- Vermont senator on 35%, behind former secretary of state on 43%
- Clinton’s lead is slimmer than that held over Barack Obama in 2008
Bernie Sanders is catching up to Hillary Clinton in New Hampshire.
A CNN/WMUR poll released on Thursday had the independent Vermont senator just eight points behind Clinton in the Granite State’s Democratic primary.
The poll has Sanders receiving the support of 35% of likely Democratic voters while Clinton is at 43%. Vice-president Joe Biden, who has not indicated that he will mount a presidential bid, is at 8% and the former Maryland governor Martin O’Malley is at 2%.
The poll has Clinton with a far slimmer lead than she possessed at this time eight years ago. In June 2007 a CNN/WMUR poll gave Clinton a 36%-22% lead over Barack Obama in New Hampshire. Obama won the Democratic nomination.
Sanders has been drawing massive crowds on the campaign trail. Most recently, when he and Clinton appeared with two days of each other in Des Moines, Iowa, the Vermonter drew a bigger crowd. This was despite the fact that Sanders has repeatedly held public events in Iowa while it was Clinton’s first public rally in the Hawkeye State since announcing her candidacy.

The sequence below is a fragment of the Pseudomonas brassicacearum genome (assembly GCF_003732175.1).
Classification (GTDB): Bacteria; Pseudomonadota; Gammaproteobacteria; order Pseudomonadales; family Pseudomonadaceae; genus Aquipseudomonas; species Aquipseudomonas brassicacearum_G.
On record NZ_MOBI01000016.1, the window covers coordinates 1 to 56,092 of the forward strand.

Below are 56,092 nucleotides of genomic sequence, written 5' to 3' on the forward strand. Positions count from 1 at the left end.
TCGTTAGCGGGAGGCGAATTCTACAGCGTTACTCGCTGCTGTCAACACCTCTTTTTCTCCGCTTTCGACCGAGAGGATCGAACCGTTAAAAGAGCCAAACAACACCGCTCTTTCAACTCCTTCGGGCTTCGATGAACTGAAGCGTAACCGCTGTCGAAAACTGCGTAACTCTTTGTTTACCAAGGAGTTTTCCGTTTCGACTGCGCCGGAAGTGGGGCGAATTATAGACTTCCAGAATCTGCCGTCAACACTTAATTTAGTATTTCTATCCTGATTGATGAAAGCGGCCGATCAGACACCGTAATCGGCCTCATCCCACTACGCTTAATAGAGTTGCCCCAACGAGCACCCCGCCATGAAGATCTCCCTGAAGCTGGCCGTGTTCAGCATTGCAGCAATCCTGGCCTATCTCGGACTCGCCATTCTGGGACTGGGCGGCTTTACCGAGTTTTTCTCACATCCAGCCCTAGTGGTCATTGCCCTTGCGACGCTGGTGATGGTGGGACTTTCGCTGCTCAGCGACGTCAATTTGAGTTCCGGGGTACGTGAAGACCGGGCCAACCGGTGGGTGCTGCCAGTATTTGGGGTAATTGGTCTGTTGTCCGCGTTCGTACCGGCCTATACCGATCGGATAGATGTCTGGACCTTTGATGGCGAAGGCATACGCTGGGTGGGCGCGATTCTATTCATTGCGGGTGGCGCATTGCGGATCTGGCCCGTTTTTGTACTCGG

Clinton’s weakness in New Hampshire is a significant red flag for her campaign. New Hampshire has long been a stronghold for both Hillary and Bill Clinton. A strong performance in the state’s primary made Bill Clinton “the comeback kid” in 1992 and a surprise win in the 2008 primary kept Hillary Clinton’s presidential campaign alive after her loss in Iowa.
Sanders is scheduled to hold six events across New Hampshire this weekend. In contrast, while several members of Congress are appearing on Clinton’s behalf in New Hampshire in the coming days, the former secretary of state is not scheduled to appear.